Robert M. Kennedy; Stewart A. L. Glegg

1992-01-01T23:59:59.000Z

Note: This page contains sample records for the topic "wave direction uni-directional" from the National Library of EnergyBeta (NLEBeta).
While these samples are representative of the content of NLEBeta,
they are not comprehensive nor are they the most current set.
We encourage you to perform a real-time search of NLEBeta
to obtain the most current and comprehensive results.


301

Measurement of sound speed vs. depth in South Pole ice: pressure waves and shear waves  

SciTech Connect

We have measured the speed of both pressure waves and shear waves as a function of depth between 80 and 500 m depth in South Pole ice with better than 1% precision. The measurements were made using the South Pole Acoustic Test Setup (SPATS), an array of transmitters and sensors deployed in the ice at the South Pole in order to measure the acoustic properties relevant to acoustic detection of astrophysical neutrinos. The transmitters and sensors use piezoceramics operating at {approx}5-25 kHz. Between 200 m and 500 m depth, the measured profile is consistent with zero variation of the sound speed with depth, resulting in zero refraction, for both pressure and shear waves. We also performed a complementary study featuring an explosive signal propagating vertically from 50 to 2250 m depth, from which we determined a value for the pressure wave speed consistent with that determined for shallower depths, higher frequencies, and horizontal propagation with the SPATS sensors. The sound speed profile presented here can be used to achieve good acoustic source position and emission time reconstruction in general, and neutrino direction and energy reconstruction in particular. The reconstructed quantities could also help separate neutrino signals from background.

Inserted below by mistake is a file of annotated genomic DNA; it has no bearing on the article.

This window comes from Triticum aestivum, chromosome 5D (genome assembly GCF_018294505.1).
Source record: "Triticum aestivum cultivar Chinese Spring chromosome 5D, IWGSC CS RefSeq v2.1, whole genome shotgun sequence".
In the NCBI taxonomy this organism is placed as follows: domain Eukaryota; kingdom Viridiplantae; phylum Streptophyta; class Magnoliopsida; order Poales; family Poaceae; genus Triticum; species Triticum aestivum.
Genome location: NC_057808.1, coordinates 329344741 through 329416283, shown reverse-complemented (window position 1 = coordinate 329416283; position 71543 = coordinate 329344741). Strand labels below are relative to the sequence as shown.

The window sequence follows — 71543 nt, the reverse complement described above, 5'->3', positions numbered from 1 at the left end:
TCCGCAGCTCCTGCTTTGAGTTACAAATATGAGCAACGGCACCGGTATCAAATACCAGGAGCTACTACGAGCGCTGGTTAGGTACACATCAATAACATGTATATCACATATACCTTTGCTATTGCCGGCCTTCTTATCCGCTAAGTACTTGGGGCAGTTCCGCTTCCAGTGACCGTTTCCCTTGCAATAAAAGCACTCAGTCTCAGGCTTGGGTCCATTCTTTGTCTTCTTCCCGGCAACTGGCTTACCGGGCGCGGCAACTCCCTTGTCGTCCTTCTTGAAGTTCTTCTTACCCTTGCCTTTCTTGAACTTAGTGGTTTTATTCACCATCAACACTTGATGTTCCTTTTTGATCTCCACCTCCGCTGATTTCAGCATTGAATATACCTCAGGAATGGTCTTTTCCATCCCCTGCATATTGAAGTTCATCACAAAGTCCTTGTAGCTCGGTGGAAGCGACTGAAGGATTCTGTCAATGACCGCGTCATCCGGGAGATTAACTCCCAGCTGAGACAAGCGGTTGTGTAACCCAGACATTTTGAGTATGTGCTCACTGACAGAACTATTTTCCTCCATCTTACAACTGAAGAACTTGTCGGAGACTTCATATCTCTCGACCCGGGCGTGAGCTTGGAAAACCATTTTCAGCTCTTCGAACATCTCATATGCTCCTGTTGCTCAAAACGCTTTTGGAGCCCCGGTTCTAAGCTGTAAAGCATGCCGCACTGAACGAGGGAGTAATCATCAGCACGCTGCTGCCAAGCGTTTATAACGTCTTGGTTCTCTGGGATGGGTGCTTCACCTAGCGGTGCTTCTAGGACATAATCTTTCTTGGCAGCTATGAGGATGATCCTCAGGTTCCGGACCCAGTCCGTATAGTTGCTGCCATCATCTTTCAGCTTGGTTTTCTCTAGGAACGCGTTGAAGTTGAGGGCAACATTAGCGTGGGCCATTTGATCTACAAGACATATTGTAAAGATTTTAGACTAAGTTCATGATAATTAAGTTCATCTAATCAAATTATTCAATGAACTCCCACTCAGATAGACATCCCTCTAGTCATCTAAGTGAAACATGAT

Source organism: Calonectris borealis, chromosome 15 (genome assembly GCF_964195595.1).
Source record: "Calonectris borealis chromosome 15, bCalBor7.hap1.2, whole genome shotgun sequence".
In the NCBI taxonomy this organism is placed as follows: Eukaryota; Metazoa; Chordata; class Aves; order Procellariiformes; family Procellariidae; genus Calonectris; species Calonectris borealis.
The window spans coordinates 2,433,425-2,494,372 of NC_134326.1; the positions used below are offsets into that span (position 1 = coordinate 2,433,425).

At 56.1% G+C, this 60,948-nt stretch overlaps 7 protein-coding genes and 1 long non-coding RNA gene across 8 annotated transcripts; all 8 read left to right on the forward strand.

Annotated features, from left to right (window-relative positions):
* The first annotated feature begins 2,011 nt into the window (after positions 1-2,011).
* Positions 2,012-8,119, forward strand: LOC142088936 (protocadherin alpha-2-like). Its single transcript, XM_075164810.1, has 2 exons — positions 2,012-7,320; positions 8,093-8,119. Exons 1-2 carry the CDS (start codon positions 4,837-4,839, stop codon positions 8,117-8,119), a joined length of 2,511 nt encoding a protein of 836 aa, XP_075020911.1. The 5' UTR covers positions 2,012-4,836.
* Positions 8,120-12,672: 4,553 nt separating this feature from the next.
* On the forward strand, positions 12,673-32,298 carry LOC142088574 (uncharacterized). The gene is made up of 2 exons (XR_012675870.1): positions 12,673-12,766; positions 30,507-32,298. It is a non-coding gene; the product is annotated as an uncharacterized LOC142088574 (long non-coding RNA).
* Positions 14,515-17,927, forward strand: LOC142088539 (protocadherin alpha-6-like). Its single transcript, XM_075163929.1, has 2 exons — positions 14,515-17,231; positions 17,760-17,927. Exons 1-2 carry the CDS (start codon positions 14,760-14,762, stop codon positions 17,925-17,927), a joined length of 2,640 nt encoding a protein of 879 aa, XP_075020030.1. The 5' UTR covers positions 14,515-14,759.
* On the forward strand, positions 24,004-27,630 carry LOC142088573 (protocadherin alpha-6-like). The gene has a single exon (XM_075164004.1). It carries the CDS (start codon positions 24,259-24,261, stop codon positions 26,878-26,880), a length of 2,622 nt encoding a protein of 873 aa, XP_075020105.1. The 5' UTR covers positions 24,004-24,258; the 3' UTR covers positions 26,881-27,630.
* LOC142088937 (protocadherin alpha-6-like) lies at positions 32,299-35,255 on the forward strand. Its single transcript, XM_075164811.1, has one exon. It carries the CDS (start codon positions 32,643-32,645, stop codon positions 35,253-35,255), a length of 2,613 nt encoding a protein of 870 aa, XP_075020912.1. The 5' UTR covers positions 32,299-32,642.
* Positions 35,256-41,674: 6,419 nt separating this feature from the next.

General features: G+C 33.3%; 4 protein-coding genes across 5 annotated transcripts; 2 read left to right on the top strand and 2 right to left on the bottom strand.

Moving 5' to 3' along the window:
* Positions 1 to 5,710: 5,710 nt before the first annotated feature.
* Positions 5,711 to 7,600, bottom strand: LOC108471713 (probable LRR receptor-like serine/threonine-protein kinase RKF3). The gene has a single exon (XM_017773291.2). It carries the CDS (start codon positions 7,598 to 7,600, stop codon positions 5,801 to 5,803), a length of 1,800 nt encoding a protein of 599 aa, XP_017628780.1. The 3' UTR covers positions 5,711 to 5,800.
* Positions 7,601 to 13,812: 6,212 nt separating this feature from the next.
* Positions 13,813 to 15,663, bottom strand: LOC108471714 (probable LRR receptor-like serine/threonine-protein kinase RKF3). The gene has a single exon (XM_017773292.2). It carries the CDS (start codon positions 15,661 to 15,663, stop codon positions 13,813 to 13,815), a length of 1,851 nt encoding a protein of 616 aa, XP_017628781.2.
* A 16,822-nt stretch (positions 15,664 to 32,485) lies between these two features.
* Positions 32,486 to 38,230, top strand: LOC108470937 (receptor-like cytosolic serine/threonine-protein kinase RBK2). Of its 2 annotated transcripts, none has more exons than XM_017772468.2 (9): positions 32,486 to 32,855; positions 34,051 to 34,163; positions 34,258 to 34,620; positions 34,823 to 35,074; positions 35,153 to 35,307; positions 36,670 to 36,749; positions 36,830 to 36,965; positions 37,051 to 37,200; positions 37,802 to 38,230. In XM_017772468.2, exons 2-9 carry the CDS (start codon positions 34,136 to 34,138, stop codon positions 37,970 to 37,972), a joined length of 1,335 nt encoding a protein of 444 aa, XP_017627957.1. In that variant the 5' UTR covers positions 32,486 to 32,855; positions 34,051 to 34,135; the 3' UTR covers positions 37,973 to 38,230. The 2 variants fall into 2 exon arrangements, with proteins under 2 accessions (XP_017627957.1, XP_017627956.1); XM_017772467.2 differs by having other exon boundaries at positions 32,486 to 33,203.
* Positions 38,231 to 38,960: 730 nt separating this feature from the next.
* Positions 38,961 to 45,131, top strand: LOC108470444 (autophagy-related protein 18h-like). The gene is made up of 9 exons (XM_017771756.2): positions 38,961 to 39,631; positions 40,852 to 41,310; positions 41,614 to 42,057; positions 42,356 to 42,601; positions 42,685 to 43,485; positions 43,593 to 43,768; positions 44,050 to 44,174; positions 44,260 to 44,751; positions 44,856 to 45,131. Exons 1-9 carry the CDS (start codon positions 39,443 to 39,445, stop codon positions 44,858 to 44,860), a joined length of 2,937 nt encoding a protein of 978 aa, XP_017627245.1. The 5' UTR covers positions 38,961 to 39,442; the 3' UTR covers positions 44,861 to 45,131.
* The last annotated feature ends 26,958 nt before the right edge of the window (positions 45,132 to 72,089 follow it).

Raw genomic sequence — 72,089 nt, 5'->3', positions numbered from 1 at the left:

IceCube Collaboration; Klein, Spencer

2009-06-04T23:59:59.000Z

302

Wave Refraction Analyses at the Coast of Norway for Offshore Applications  

Science Journals Connector (OSTI)

Abstract The wave load on potential offshore wind farms off Norway is studied by the use of a numerical wave refraction model. The model estimates trajectories of wave energy (rays) for waves propagating in water with varying surface velocity. The calculations indicate that for southerly and southwesterly winds the majority of shoreward propagating waves will converge in the coastal area off southwestern Norway. For offshore wave propagation directions equal to 180o and 210o, respectively 88% and 72% of the shoreward propagating rays approaches land south of Ålesund on the western part of Norway. For westerly and northerly winds the distributions are approximately uniform. It is further found that in the case of southerly or southwesterly winds, waves approach- ing the southern part of Norway are frequently misaligned with the wind. This will result in an increased bending moment of the masts. For offshore wave propagation direction between 180o and 240o the calculations indicate that approximately 24% of the rays reaching the coast of Norway along its southwestern part deviates by more than 45o of offshore propagation direction.